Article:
Department of Global Religions
Why should students think about studying Global Religions?
Global Religions opens doors for students to explore the vast diversity of religious experience and thought around the world. Students grow as global citizens -- aware, conversant and sensitive to many outlooks and ways of seeing the world. They develop skills most urgently sought after in today's workplaces (critical thinking and problem solving, fluent communication, ethical awareness, collaborative skill and experience). Courses guide students to learn about the historical roots of world religions, and further engage students with urgent social realities of today's world. Prospective teachers, lawyers, business-people, health-care providers, those seeking work in the non-profit world, and anyone planning to enter graduate school will be very well served through exploring a minor (5 courses) or major (9 courses) in Global Religions. See our Student Spotlight page for stories about where the Global Religions programs are taking our students!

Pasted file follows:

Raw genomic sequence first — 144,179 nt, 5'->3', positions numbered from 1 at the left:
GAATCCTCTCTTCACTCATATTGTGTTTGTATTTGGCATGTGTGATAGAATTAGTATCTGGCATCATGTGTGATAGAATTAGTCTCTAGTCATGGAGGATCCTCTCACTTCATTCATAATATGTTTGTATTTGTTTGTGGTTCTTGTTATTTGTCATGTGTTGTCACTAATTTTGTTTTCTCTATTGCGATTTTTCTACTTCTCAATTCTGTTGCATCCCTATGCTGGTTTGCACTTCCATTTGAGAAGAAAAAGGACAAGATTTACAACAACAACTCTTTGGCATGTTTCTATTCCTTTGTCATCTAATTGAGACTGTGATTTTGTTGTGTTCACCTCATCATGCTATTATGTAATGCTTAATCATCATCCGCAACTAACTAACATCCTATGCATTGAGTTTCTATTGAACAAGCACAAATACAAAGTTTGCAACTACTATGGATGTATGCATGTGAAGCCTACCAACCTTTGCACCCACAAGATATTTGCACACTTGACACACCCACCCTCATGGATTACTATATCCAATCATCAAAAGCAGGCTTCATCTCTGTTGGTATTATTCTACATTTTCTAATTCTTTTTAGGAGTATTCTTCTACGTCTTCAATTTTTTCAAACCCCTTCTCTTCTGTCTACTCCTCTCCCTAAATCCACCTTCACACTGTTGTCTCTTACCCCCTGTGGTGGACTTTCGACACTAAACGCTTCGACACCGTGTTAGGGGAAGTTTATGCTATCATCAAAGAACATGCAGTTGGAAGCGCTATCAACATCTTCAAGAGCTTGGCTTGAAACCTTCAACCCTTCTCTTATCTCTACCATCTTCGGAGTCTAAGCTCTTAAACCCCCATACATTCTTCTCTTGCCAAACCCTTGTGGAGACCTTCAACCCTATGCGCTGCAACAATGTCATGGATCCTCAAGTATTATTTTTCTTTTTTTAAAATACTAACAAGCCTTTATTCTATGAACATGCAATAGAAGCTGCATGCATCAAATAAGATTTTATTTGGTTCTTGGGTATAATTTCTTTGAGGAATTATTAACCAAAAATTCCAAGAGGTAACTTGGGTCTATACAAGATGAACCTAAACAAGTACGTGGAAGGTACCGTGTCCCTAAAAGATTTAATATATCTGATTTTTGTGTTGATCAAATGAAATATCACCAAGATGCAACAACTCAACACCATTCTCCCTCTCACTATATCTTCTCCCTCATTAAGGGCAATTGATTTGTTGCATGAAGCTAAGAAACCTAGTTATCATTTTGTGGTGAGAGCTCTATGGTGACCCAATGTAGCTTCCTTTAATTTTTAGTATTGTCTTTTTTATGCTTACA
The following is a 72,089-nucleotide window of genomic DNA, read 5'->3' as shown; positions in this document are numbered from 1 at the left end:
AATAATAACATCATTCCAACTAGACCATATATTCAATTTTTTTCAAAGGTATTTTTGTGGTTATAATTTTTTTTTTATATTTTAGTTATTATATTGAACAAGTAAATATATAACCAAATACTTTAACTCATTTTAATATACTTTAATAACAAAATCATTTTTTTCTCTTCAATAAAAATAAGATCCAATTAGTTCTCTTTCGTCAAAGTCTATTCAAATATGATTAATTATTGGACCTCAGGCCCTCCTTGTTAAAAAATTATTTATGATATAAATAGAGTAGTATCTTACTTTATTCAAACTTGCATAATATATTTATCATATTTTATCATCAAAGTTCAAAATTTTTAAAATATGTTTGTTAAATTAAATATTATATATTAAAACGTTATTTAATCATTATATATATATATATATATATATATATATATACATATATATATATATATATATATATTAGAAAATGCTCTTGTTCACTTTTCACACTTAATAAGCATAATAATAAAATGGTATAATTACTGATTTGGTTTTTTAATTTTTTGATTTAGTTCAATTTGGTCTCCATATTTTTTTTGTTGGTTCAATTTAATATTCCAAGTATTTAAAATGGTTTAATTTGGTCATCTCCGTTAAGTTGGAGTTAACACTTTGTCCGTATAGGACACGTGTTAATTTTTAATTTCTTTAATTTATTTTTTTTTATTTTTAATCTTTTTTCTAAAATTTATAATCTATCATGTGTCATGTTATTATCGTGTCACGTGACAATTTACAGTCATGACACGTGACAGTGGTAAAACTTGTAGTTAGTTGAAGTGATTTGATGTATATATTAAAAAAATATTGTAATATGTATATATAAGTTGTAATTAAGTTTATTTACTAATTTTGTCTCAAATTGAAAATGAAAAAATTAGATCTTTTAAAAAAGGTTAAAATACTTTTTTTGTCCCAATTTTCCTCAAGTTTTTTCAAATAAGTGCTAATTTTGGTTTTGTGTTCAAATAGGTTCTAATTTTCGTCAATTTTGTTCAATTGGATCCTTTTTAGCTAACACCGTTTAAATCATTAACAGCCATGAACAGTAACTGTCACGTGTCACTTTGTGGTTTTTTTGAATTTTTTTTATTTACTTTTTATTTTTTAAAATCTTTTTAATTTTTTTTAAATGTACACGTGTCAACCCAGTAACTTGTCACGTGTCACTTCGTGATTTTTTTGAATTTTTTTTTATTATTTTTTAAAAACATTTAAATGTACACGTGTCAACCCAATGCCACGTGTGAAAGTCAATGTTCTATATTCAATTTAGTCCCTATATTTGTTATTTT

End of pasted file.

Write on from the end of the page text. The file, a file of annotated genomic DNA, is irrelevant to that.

The Global Religions Experience
Your study will take you around the world as you explore the nature and function of religion in human experience. You will learn many different methods to investigate religious texts, theologies, rituals, beliefs, cultures, histories and more, as you question the ways religion enriches and complicates the lives of people as a major source of their values, ideals, and practices.
"What are you going to do with that major?" Take a look below!
Taking one or more courses in the Religion Department will increase your capacities in the following areas that are highly desired by employers in today's world:
- We work to develop student internships that build a post-college vision for work and life;
- In your capstone you create a project that creates a pathway to your future;
- You will develop intercultural understanding,
- practice with addressing life's big questions,
- critical thinking,
- excellent and flexible writing skills,
- abilities to read any kind of text,
- opportunities for moral deliberation regarding complex and thorny human dilemmas,
- and the application of all these skills to new global contexts and lived behaviors.
You're encouraged to bring your own questions to the building of skills in thinking and reading, speaking and writing, and approaching and understanding cultures radically different from your own. Our study helps us learn to listen and understand the differences in and between people.